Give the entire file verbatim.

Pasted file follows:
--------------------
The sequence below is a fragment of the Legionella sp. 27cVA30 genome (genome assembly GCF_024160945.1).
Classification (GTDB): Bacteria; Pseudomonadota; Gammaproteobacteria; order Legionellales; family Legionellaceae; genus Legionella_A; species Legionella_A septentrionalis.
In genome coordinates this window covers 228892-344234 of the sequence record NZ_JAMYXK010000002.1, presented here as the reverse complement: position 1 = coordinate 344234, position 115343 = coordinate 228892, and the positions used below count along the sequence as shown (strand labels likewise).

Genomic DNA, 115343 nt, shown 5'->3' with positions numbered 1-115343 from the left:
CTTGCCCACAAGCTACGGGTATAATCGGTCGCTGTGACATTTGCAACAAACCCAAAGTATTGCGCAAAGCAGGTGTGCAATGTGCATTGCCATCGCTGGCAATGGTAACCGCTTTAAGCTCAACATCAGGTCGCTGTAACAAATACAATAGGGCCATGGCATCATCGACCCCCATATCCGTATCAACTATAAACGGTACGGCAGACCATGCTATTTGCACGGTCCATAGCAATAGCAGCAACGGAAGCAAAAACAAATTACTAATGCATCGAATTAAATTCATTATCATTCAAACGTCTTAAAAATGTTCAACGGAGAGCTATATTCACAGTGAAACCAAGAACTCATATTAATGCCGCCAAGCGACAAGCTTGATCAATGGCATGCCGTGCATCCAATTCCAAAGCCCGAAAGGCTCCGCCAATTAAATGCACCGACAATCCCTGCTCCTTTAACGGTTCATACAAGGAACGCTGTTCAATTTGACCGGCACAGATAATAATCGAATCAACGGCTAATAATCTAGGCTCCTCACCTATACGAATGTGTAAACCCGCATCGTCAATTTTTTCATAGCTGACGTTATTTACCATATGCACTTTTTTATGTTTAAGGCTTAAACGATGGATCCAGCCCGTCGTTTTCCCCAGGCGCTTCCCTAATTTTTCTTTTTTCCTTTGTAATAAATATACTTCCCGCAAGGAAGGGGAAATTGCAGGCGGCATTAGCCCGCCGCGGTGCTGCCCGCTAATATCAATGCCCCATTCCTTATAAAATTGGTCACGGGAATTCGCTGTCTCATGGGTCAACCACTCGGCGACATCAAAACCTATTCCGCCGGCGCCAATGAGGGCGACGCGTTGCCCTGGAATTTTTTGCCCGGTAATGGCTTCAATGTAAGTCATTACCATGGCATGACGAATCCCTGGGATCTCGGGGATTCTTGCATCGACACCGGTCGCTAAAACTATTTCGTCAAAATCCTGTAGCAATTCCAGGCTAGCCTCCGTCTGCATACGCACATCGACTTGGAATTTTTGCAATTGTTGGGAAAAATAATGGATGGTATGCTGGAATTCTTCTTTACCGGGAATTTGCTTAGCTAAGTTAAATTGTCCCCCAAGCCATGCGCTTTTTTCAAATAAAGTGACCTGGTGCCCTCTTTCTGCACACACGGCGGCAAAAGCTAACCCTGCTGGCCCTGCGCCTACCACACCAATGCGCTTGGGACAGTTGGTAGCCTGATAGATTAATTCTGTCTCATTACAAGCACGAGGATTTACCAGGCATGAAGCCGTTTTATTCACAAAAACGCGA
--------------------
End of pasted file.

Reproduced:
The sequence below is a fragment of the Legionella sp. 27cVA30 genome (genome assembly GCF_024160945.1).
Classification (GTDB): Bacteria; Pseudomonadota; Gammaproteobacteria; order Legionellales; family Legionellaceae; genus Legionella_A; species Legionella_A septentrionalis.
In genome coordinates this window covers 228892-344234 of the sequence record NZ_JAMYXK010000002.1, presented here as the reverse complement: position 1 = coordinate 344234, position 115343 = coordinate 228892, and the positions used below count along the sequence as shown (strand labels likewise).

Genomic DNA, 115343 nt, shown 5'->3' with positions numbered 1-115343 from the left:
CTTGCCCACAAGCTACGGGTATAATCGGTCGCTGTGACATTTGCAACAAACCCAAAGTATTGCGCAAAGCAGGTGTGCAATGTGCATTGCCATCGCTGGCAATGGTAACCGCTTTAAGCTCAACATCAGGTCGCTGTAACAAATACAATAGGGCCATGGCATCATCGACCCCCATATCCGTATCAACTATAAACGGTACGGCAGACCATGCTATTTGCACGGTCCATAGCAATAGCAGCAACGGAAGCAAAAACAAATTACTAATGCATCGAATTAAATTCATTATCATTCAAACGTCTTAAAAATGTTCAACGGAGAGCTATATTCACAGTGAAACCAAGAACTCATATTAATGCCGCCAAGCGACAAGCTTGATCAATGGCATGCCGTGCATCCAATTCCAAAGCCCGAAAGGCTCCGCCAATTAAATGCACCGACAATCCCTGCTCCTTTAACGGTTCATACAAGGAACGCTGTTCAATTTGACCGGCACAGATAATAATCGAATCAACGGCTAATAATCTAGGCTCCTCACCTATACGAATGTGTAAACCCGCATCGTCAATTTTTTCATAGCTGACGTTATTTACCATATGCACTTTTTTATGTTTAAGGCTTAAACGATGGATCCAGCCCGTCGTTTTCCCCAGGCGCTTCCCTAATTTTTCTTTTTTCCTTTGTAATAAATATACTTCCCGCAAGGAAGGGGAAATTGCAGGCGGCATTAGCCCGCCGCGGTGCTGCCCGCTAATATCAATGCCCCATTCCTTATAAAATTGGTCACGGGAATTCGCTGTCTCATGGGTCAACCACTCGGCGACATCAAAACCTATTCCGCCGGCGCCAATGAGGGCGACGCGTTGCCCTGGAATTTTTTGCCCGGTAATGGCTTCAATGTAAGTCATTACCATGGCATGACGAATCCCTGGGATCTCGGGGATTCTTGCATCGACACCGGTCGCTAAAACTATTTCGTCAAAATCCTGTAGCAATTCCAGGCTAGCCTCCGTCTGCATACGCACATCGACTTGGAATTTTTGCAATTGTTGGGAAAAATAATGGATGGTATGCTGGAATTCTTCTTTACCGGGAATTTGCTTAGCTAAGTTAAATTGTCCCCCAAGCCATGCGCTTTTTTCAAATAAAGTGACCTGGTGCCCTCTTTCTGCACACACGGCGGCAAAAGCTAACCCTGCTGGCCCTGCGCCTACCACACCAATGCGCTTGGGACAGTTGGTAGCCTGATAGATTAATTCTGTCTCATTACAAGCACGAGGATTTACCAGGCATGAAGCCGTTTTATTCACAAAAACGCGA